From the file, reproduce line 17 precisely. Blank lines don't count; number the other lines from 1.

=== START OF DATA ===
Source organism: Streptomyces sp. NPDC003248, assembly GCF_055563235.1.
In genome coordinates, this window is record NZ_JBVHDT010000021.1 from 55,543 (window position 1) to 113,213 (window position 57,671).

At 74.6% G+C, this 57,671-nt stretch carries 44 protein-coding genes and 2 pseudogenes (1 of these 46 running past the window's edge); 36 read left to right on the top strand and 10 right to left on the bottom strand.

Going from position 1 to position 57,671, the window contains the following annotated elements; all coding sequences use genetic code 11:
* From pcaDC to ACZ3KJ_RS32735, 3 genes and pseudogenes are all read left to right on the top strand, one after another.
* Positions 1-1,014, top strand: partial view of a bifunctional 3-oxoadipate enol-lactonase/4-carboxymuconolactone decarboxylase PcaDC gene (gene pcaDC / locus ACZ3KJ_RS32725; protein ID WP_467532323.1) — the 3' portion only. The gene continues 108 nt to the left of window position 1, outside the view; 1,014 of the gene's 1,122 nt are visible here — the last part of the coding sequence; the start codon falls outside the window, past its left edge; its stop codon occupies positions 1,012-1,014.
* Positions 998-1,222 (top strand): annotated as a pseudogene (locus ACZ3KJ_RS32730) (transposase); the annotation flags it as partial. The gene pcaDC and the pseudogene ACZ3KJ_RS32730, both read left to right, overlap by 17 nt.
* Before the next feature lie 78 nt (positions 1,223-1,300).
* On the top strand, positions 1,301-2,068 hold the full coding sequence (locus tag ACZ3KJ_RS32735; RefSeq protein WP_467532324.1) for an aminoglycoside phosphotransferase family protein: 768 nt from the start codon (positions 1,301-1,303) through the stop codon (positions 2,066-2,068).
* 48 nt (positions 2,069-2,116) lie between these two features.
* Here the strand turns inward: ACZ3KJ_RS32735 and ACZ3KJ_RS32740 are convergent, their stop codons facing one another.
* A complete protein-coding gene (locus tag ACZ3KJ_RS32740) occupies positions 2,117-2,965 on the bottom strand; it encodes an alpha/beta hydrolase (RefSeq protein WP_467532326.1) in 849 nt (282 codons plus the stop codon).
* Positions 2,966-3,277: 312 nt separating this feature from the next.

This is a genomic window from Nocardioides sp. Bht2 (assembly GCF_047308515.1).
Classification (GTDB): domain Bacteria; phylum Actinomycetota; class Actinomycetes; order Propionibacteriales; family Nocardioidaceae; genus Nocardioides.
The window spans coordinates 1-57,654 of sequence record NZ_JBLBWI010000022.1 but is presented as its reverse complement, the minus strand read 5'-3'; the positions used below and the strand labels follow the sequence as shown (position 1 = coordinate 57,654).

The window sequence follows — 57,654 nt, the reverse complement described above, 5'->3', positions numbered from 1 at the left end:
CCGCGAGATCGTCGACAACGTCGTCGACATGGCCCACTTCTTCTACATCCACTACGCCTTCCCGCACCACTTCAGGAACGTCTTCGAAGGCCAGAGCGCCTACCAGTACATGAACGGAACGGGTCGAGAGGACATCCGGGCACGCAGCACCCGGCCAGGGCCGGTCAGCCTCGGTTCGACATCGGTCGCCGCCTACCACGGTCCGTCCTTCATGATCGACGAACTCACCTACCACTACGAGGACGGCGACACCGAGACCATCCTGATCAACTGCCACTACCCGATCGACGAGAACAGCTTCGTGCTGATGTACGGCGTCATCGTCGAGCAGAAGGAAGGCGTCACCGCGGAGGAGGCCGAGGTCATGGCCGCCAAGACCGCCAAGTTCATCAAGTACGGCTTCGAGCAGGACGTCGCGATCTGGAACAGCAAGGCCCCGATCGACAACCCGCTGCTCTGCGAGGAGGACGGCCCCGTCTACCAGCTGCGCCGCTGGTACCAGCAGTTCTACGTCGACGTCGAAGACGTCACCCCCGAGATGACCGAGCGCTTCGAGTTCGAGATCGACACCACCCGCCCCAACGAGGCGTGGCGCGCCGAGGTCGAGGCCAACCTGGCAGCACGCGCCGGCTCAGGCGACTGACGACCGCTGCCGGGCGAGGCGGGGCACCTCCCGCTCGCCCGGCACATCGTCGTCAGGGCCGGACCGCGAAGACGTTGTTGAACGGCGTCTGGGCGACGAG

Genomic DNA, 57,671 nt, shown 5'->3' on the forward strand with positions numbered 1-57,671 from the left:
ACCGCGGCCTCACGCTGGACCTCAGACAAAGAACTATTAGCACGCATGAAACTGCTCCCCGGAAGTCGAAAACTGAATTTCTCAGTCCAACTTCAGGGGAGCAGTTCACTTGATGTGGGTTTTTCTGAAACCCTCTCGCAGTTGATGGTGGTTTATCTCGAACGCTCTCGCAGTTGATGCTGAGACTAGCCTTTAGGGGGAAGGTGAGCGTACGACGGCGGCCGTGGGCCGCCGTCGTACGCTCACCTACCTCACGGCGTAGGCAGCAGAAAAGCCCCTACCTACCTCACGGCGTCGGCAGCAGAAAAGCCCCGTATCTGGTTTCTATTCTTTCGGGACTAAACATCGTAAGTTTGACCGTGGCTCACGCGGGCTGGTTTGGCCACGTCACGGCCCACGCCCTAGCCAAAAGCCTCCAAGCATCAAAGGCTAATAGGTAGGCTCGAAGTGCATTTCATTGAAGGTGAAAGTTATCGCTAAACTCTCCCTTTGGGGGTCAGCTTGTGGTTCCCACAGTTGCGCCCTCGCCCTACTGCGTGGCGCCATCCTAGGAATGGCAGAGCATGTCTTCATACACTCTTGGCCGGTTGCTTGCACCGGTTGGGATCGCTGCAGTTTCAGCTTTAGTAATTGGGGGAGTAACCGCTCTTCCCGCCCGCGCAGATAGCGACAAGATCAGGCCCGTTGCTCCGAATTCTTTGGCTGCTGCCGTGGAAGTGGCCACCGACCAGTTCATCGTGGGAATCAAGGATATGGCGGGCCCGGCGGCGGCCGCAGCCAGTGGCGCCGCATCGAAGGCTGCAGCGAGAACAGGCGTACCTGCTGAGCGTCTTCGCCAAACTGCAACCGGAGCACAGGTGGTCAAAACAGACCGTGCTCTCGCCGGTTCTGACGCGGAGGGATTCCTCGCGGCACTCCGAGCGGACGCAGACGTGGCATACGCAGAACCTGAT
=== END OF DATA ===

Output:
The window sequence follows — 57,654 nt, the reverse complement described above, 5'->3', positions numbered from 1 at the left end: